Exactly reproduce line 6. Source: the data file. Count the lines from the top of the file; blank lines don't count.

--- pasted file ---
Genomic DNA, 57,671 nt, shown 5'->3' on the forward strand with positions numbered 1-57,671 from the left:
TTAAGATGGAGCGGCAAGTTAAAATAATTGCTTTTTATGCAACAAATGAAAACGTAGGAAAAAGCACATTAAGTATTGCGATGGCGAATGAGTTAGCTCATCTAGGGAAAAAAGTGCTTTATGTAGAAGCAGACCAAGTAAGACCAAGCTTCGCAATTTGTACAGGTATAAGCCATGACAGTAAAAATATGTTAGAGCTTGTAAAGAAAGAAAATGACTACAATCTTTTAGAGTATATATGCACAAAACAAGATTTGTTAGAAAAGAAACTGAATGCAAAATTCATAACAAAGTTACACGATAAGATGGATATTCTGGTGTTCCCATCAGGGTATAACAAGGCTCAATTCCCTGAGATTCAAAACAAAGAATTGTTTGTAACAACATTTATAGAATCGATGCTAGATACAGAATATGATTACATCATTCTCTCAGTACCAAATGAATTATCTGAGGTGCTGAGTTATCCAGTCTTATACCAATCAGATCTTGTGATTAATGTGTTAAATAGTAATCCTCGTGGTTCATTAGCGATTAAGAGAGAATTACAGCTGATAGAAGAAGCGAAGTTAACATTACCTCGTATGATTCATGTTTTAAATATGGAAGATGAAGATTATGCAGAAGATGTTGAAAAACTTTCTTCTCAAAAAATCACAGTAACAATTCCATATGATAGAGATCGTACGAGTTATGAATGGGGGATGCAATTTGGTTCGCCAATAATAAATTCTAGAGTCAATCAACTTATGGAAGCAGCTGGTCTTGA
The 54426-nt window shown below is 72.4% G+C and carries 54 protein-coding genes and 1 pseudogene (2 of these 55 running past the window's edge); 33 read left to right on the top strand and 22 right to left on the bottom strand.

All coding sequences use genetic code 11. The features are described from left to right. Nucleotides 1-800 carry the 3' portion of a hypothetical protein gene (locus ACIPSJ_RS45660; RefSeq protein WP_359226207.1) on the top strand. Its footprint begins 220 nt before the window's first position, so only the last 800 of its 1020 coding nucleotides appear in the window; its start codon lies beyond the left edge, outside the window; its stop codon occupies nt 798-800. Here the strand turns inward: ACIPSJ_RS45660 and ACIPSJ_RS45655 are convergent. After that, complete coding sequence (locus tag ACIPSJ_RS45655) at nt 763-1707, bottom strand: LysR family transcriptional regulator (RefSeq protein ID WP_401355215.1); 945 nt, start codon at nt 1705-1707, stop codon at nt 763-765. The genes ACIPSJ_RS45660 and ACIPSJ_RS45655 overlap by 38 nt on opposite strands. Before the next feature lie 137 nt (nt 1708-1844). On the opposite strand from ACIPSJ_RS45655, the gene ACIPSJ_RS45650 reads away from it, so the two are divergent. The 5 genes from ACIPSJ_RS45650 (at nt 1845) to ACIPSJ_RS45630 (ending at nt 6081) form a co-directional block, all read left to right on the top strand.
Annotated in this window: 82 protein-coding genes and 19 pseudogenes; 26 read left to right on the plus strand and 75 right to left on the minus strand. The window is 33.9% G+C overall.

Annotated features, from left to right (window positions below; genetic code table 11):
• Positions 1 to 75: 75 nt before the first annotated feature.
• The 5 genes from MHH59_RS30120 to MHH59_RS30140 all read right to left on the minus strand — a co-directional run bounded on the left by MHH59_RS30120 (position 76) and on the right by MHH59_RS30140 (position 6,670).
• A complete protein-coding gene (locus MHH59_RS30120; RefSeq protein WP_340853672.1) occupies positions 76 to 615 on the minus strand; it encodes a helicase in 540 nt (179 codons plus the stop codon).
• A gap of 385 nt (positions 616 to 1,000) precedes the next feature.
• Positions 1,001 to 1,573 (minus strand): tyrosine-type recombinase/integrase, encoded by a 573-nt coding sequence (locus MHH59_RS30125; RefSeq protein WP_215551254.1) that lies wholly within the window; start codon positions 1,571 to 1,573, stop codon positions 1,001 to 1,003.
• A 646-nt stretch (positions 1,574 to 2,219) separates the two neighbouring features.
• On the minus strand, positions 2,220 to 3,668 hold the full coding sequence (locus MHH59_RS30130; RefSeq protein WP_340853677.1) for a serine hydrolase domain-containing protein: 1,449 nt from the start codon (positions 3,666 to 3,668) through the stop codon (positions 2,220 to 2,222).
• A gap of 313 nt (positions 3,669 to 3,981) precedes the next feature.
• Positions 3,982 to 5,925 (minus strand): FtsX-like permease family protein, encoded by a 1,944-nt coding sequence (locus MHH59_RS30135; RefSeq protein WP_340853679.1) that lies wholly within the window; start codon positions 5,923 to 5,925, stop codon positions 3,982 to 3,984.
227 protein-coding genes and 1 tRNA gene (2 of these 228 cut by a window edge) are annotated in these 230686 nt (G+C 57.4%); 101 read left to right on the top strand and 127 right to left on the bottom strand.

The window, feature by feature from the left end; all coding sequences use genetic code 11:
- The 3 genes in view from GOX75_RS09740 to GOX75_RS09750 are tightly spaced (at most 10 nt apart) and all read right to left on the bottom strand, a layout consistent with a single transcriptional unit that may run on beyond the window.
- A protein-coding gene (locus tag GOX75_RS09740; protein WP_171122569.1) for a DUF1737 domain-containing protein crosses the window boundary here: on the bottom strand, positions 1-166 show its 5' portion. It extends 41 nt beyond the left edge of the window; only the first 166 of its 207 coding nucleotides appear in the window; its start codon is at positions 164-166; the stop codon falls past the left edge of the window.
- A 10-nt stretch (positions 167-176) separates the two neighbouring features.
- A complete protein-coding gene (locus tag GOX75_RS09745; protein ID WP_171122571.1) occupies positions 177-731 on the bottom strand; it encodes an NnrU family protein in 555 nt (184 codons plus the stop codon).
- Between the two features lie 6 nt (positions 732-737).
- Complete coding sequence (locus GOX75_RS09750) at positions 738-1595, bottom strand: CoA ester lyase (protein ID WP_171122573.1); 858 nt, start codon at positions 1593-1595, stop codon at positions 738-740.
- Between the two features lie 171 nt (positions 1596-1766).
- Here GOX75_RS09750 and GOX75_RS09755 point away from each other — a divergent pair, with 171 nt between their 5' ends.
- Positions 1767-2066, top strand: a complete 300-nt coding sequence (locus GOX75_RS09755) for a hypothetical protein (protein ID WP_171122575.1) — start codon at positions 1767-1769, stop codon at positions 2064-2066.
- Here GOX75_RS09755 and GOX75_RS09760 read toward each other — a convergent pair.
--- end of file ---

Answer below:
Annotated features, from left to right (window positions below; genetic code table 11):